Adrian Hedden, Carlsbad Current-Argus—Residents have two weeks to file comments on the federal BLM’s February 2020 sale of leases of New Mexico public land to the oil and gas industry, as an environmental review is underway of lands proposed for sale by industry leaders.
Seventy-two parcels on 17,464 acres were offered in the sale scheduled for Feb. 6, 2020, read a BLM news release.
Parcels were located in Eddy and Lea counties in southeast New Mexico, along with Rio Arriba and Sandoval counties in the northern part of the state.
There were 48 parcels offered in Eddy County for a total of 13,901 acres, records show, and three in Lea County on 520 acres.
One 80-acre parcel was offered in Rio Arriba County, and eight were offered in Sandoval County at 1,570 acres.
The sale also included land in Kingfisher, Roger Mills and Cheyenne counties in Oklahoma.
Public comments will be accepted from Oct. 15 to Oct. 28.
Revenue from the sale was earmarked for the U.S. Treasury and state budgets, read the release, with 48 percent going to the state where the land was sold.
Half of the revenue from royalties also goes to the state if oil and gas is produced.
“The BLM is a key contributor to the Trump Administration’s America-First Energy Plan, an all-of-the-above strategy that includes oil and gas, coal, strategic minerals, and renewable sources such as wind, geothermal, and solar – all of which can be produced on public lands,” the release read.
Leases are for 10-year terms to explore and develop oil and gas and can be extended if a lessee is able to produce mineral resources on the land.
Comments from the public are accepted online through the BLM Land Use Planning and National Environmental Policy Act Register, at BLM.gov.
“Please note that the most useful public comments are substantive and identify issues relevant to the proposed action,” read the release. “These may question, with reasonable basis, the accuracy of information, methodology or assumptions, and present reasonable alternatives other than those analyzed.
“Comments that contain only opinions or preferences, or comments that are essentially identical to other comments, will not be specifically addressed in the environmental review process.”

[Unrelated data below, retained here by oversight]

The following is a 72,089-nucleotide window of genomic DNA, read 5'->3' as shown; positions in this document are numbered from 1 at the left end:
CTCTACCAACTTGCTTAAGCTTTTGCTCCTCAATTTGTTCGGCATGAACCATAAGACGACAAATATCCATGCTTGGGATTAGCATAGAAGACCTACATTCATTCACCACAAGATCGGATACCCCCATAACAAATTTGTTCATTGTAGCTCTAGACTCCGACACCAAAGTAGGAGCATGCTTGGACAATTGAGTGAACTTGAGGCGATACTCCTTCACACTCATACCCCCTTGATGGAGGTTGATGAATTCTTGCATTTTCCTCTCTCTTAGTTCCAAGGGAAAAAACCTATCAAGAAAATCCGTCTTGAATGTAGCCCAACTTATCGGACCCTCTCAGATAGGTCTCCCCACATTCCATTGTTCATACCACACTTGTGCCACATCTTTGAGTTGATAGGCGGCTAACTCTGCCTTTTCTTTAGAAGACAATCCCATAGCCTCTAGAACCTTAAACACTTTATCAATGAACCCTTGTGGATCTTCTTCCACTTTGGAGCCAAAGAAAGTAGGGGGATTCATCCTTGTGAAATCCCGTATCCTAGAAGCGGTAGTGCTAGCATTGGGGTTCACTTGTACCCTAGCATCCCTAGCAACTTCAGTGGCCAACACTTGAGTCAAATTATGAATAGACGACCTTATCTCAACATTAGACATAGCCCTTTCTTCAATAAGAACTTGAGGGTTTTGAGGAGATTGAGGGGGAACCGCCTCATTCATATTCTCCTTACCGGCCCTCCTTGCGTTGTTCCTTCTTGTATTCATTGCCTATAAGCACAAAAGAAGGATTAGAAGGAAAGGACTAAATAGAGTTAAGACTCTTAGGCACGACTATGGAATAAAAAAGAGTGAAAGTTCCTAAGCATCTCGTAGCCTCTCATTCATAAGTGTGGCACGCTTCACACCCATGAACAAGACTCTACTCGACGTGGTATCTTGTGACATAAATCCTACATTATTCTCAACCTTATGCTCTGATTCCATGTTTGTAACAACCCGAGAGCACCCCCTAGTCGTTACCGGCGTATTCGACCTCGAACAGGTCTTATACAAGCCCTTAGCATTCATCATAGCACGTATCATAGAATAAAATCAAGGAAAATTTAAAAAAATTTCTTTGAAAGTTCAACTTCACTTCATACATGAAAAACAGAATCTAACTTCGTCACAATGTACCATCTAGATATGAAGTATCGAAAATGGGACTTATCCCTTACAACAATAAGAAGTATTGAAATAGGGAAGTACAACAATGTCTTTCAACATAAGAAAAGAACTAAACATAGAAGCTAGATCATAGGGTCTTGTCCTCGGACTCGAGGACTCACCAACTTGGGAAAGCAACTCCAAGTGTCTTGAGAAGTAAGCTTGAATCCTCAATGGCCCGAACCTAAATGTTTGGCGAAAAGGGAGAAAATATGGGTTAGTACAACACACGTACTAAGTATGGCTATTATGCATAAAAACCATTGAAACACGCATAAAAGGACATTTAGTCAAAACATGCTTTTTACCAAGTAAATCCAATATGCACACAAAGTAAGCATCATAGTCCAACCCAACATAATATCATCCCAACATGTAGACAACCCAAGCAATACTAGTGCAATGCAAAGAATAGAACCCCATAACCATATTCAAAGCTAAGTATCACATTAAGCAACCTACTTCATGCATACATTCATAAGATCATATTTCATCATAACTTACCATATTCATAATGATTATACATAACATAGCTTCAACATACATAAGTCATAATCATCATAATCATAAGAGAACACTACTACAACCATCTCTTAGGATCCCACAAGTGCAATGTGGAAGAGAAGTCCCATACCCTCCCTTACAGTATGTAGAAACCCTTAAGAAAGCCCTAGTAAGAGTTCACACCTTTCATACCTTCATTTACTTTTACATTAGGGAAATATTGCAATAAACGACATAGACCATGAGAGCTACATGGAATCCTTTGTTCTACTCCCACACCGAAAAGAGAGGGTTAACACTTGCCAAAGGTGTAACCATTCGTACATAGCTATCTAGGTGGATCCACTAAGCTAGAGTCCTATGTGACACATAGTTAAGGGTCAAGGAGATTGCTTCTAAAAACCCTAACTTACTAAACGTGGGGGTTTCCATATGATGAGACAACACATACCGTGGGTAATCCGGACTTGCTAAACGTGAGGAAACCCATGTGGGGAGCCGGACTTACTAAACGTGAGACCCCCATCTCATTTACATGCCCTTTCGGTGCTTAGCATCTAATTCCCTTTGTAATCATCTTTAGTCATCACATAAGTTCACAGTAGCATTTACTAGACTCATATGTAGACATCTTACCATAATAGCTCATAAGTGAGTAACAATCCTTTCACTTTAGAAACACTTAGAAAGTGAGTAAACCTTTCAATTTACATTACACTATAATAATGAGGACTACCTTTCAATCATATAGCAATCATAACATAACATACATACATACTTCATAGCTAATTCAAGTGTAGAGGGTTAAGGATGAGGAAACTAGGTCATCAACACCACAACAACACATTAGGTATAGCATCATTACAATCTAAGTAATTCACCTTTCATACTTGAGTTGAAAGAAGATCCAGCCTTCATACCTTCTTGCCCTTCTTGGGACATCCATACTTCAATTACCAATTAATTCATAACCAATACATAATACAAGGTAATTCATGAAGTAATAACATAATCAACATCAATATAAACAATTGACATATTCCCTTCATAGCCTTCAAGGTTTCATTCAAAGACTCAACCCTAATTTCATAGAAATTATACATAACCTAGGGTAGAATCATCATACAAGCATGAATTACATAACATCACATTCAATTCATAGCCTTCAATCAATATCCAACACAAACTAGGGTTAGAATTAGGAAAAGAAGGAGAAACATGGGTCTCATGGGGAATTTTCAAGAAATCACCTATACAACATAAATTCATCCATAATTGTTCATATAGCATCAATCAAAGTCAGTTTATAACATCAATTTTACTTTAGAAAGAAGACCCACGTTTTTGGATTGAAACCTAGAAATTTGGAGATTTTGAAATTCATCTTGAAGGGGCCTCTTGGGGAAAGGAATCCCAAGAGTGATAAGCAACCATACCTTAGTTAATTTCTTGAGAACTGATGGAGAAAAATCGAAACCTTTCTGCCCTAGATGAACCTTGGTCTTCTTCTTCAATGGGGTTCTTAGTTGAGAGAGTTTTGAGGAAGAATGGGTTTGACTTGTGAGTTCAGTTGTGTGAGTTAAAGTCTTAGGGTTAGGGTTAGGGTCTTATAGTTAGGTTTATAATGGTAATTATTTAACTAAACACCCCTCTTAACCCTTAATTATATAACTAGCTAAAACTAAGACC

Cease oil and gas on public land?
U.S. Sen. Elizabeth Warren, a front runner for the Democratic Party’s presidential nomination called for a complete ban on fossil fuel leases on public land, pointing to extraction industries’ contribution to “climate change.”
“It is wrong to prioritize corporate profits over the health and safety of our local communities,” Warren said in a statement.
“That’s why on my first day as president, I will sign an executive order that says no more drilling — a total moratorium on all new fossil fuel leases, including for drilling offshore and on public lands.”
New Mexico is about 90 percent public land, and oil and gas activities in the state contributed about a third of the State budget, generating about $2.2 billion in oil and natural gas tax revenue in 2018, per a report from the New Mexico Oil and Gas Association.
That meant about $1.06 billion in education funding, read the report, with $822 million for primary and secondary education and $241 million to New Mexico’s universities and colleges.
In a news release from the Western Energy Alliance, a national oil and gas lobbyist group, the Alliance said such proposals, also made by front runners Bernie Sanders and Joe Biden overstepped federal law.
The Alliance cited the Mineral Leasing Act and the Federal Land Policy and Management Acts which “do not grant presidents the authority to impose blanket bands on energy production.”
It also pointed to “strict” environmental standards that oil and gas operations must satisfy at both the state and federal level.
Natural gas for electricity generation, read the release, led the U.S. to reduce greenhouse gases more than any other country in the world.
“Proposals to ban oil and natural gas leases on public lands among 2020 Democratic candidates are beyond the authority of a president and ignore the fact that natural gas is the number one reason the United States has reduced greenhouse gas emissions more than any other country,” the release read.
“Oil and natural gas development on public lands only occurs after a careful planning process that involves multiple rounds of environmental analysis with ample opportunity for public comment.”